Defendants argue that at issue in this case is the validity of federally created interests in the applications for letters patent and that, therefore, this matter falls within the exclusive and original jurisdiction of Federal district court pursuant to 28 U.S.C. § 1338(a). Defendants urge that plaintiff's pleading establishes that a "case," rather than a "question," involving Federal patent law exists and that the proper forum for plaintiff's claim is the Federal district court. (See Pratt v. Paris Gaslight & Coke Co. (1897), 168 U.S. 255, 42 L.Ed. 458, 18 S.Ct. 62.) Defendants contend that plaintiff's sole basis for claiming ownership of the two devices is that he was the inventor and that where a cause of action is based solely upon inventorship, exclusive jurisdiction rests in the Federal courts>. (See Forster v. Brown Hoisting Machinery Co. (1914), 266 Ill. 287, 107 N.E. 588.) Defendants argue that in the instant case the validity of any patents that may issue is at stake and that, because of this, the State courts> lack jurisdiction to hear plaintiff's claim.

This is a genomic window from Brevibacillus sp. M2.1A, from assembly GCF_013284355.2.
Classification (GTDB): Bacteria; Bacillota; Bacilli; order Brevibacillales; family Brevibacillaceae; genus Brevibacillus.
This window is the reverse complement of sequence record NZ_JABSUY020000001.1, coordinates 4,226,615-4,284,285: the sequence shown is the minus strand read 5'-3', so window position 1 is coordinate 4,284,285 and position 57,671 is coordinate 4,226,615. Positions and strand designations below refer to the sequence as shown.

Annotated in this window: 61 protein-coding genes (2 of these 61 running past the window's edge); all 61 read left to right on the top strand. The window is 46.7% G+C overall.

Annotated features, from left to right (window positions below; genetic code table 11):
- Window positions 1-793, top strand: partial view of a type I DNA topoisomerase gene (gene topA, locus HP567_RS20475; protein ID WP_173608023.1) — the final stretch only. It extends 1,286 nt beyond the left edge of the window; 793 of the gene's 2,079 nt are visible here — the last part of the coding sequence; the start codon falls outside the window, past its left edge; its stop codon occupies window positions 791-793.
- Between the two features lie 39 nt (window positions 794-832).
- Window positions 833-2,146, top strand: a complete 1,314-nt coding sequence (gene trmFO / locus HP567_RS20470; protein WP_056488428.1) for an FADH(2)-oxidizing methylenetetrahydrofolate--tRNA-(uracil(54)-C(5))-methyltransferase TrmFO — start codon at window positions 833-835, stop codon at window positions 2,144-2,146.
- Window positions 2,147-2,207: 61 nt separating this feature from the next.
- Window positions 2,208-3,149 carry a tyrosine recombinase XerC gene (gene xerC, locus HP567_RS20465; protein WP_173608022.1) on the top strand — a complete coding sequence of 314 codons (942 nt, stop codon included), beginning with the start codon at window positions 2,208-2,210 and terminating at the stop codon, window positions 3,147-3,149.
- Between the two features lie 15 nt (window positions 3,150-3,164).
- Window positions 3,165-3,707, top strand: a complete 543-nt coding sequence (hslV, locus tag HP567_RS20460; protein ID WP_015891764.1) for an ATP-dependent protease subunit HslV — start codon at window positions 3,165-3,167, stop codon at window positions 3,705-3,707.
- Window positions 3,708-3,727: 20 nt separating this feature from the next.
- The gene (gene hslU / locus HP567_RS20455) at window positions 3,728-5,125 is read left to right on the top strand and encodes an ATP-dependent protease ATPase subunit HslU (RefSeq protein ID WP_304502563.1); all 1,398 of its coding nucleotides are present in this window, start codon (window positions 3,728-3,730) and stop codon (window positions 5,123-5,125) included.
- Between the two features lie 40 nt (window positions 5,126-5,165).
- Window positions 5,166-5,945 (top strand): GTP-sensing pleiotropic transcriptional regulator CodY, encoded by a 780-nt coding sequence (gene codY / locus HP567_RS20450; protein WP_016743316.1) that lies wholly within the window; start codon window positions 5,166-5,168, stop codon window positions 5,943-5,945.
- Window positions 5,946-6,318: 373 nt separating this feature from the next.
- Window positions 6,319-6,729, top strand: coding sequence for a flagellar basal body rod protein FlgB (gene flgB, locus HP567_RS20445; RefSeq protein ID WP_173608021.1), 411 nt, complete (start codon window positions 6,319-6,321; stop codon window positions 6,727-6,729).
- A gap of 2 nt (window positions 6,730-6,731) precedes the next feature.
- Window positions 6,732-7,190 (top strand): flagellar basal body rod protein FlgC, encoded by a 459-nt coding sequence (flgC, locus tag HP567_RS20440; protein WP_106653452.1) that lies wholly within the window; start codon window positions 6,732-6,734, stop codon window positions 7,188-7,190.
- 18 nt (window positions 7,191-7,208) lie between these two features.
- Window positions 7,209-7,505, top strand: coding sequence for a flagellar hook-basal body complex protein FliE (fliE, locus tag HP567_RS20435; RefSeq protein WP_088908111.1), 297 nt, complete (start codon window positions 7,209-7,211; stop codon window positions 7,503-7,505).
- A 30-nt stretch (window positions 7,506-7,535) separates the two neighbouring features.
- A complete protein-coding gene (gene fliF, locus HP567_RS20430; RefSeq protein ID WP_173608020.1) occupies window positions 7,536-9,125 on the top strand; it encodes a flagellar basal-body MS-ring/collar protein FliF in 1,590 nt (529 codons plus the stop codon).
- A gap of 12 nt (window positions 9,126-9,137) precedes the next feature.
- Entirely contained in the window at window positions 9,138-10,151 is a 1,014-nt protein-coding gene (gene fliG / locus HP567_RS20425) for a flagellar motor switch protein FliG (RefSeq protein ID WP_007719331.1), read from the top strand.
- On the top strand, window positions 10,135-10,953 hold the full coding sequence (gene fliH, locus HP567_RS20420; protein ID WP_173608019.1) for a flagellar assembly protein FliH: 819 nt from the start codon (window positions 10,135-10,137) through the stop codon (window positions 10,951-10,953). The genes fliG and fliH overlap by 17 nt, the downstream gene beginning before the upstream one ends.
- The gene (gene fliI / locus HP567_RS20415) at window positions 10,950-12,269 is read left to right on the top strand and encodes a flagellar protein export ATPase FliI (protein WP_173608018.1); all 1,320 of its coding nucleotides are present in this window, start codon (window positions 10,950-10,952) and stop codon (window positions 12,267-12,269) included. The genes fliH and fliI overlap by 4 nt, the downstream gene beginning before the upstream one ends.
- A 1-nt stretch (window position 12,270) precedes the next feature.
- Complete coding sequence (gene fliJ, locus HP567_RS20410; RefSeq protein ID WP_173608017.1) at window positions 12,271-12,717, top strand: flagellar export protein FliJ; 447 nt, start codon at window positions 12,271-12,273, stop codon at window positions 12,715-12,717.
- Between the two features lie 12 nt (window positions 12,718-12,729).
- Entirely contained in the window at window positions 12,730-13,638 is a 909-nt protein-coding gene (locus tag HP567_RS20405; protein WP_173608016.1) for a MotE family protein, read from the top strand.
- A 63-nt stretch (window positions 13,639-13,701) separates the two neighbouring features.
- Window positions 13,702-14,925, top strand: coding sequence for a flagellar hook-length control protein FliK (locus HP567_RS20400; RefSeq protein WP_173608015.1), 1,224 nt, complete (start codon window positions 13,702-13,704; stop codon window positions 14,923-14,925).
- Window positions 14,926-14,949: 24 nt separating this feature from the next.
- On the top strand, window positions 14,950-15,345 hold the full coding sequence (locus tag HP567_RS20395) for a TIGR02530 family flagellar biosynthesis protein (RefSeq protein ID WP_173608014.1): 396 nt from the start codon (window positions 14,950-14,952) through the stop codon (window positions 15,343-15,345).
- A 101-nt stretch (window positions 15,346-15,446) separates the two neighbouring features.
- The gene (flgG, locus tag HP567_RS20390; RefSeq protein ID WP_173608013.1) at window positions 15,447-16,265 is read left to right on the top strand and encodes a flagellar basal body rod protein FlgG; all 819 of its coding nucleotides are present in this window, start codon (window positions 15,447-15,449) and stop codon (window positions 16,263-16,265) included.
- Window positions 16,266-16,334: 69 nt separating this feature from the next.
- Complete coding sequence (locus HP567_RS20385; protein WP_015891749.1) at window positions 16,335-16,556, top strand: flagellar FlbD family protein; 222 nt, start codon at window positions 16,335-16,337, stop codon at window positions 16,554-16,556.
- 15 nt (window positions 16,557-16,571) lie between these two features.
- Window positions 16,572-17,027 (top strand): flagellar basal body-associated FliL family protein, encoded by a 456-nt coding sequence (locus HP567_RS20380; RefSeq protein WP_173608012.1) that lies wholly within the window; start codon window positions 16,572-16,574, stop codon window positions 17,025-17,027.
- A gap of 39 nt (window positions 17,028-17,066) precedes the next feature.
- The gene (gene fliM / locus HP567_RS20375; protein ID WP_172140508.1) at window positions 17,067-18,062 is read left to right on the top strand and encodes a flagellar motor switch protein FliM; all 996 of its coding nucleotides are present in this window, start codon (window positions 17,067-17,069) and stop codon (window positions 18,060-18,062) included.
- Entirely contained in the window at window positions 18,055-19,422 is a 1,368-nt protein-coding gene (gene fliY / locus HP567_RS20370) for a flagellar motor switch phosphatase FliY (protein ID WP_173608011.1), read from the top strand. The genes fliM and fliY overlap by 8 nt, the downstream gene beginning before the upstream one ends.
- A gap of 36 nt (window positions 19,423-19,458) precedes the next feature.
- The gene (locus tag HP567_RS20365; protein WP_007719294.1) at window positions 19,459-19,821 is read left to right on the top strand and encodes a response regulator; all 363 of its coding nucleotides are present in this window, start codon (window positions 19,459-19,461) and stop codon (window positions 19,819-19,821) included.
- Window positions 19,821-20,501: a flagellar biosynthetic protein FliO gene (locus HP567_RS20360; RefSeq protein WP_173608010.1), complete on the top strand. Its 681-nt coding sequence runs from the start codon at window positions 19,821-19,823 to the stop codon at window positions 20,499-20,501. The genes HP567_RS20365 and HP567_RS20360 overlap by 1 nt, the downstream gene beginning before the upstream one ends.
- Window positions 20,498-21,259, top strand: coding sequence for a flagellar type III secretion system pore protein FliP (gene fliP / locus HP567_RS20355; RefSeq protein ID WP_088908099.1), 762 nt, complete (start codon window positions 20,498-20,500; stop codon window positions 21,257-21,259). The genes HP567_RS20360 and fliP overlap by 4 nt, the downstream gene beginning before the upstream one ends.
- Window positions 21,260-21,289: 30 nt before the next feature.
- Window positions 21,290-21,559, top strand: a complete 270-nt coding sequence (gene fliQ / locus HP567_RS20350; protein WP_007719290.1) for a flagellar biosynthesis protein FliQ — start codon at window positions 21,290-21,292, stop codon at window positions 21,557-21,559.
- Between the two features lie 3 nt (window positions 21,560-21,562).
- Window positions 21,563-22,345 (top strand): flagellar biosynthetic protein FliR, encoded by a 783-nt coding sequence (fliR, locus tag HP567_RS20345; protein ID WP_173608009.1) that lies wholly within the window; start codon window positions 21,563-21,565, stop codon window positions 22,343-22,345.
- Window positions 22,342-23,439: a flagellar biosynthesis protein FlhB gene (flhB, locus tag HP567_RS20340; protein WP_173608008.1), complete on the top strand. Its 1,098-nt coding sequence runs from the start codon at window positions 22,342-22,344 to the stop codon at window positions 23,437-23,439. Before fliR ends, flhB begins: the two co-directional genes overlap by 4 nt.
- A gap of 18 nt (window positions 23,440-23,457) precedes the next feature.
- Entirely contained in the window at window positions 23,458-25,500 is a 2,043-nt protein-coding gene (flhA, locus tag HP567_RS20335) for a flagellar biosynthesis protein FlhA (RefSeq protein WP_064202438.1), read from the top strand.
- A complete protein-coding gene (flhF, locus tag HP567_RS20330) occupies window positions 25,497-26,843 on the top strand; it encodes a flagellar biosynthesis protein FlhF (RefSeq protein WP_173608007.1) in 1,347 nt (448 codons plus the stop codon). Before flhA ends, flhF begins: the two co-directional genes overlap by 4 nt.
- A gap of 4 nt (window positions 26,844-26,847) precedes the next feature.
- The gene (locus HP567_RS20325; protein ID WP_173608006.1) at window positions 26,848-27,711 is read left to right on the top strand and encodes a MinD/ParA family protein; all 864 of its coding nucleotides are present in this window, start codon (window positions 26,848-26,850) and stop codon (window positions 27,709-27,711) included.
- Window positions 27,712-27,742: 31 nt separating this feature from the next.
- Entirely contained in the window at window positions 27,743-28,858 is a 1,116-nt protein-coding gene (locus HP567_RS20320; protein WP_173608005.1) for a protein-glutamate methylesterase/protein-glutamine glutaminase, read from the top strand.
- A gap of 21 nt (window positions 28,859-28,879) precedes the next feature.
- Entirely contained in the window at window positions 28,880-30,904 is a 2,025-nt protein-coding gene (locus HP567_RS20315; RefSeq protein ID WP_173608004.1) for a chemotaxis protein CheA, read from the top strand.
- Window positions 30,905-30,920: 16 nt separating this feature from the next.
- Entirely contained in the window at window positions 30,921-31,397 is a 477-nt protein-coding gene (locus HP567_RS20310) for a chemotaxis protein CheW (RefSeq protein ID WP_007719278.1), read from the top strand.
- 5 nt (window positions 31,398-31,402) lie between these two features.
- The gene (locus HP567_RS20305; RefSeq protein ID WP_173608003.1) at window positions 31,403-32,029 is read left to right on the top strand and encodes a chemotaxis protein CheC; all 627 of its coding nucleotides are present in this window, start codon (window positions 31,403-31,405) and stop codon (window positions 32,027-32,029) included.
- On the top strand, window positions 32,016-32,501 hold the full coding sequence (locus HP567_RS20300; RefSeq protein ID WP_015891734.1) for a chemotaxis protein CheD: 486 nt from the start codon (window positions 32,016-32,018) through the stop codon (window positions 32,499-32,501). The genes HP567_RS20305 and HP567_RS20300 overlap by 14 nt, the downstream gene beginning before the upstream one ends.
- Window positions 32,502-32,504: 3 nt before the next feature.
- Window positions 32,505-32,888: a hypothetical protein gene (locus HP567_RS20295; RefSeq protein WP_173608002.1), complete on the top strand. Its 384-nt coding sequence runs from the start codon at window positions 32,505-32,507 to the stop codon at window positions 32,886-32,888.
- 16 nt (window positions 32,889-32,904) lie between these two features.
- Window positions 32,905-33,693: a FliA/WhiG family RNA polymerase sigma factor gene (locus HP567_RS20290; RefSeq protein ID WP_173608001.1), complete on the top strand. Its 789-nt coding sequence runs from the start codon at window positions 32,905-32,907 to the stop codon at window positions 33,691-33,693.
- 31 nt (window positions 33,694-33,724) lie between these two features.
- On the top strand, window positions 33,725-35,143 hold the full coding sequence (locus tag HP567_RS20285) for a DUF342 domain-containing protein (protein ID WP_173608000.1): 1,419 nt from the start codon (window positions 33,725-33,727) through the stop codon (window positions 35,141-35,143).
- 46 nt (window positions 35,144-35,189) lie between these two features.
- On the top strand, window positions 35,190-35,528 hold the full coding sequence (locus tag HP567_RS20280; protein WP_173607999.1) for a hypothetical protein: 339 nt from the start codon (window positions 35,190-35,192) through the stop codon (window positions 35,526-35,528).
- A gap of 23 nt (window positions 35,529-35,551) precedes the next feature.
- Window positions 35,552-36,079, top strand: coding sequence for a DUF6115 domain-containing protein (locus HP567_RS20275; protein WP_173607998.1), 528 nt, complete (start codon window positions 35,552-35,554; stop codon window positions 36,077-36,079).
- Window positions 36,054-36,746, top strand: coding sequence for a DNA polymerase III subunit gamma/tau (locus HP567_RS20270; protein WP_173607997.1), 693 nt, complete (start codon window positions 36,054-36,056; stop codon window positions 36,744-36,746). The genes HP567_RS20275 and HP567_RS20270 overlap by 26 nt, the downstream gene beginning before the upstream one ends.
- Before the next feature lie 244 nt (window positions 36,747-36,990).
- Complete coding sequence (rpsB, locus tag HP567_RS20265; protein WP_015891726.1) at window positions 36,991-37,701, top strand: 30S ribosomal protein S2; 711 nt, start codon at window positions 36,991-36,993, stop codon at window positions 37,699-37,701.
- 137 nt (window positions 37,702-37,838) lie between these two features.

• 1, 2 Pursuant to 28 U.S.C. § 1338(a) (1976), the Federal district courts> have exclusive and original jurisdiction of causes of action arising under the patent laws. "To constitute such a cause the plaintiff must set up some right, title, or interest under the patent laws, or at least make it appear that some right or privilege will be defeated by one construction, or sustained by the opposite construction, of these laws." (Pratt v. Paris Gaslight & Coke Co. (1897), 168 U.S. 255, 259, 42 L.Ed. 458, 460, 18 S.Ct. 62, 64.) This section, however, does not deprive State courts> of exercising jurisdiction in cases where a "question" involving Federal patent law arises; rather, it precludes State courts> from assuming jurisdiction only in "cases" involving Federal patent law. (Pratt v. Paris Gaslight & Coke Co.; see Burke v. Pittway Corp. (1978), 63 Ill. App.3d 354, 380 N.E.2d 1, cert. denied (1979), 441 U.S. 908, 60 L.Ed.2d 377, 99 S.Ct. 2000.) The test to be applied in determining whether a cause of action arises under State law or Federal patent law was set forth in American Well Works Co. v. Layne & Bowler Co. (1916), 241 U.S. 257, 260, 60 L.Ed. 987, 989, 36 S.Ct. 585, 586: "A suit arises under the law that creates the cause of action." Thus, we must determine whether plaintiff's claim arises under State law or Federal patent law.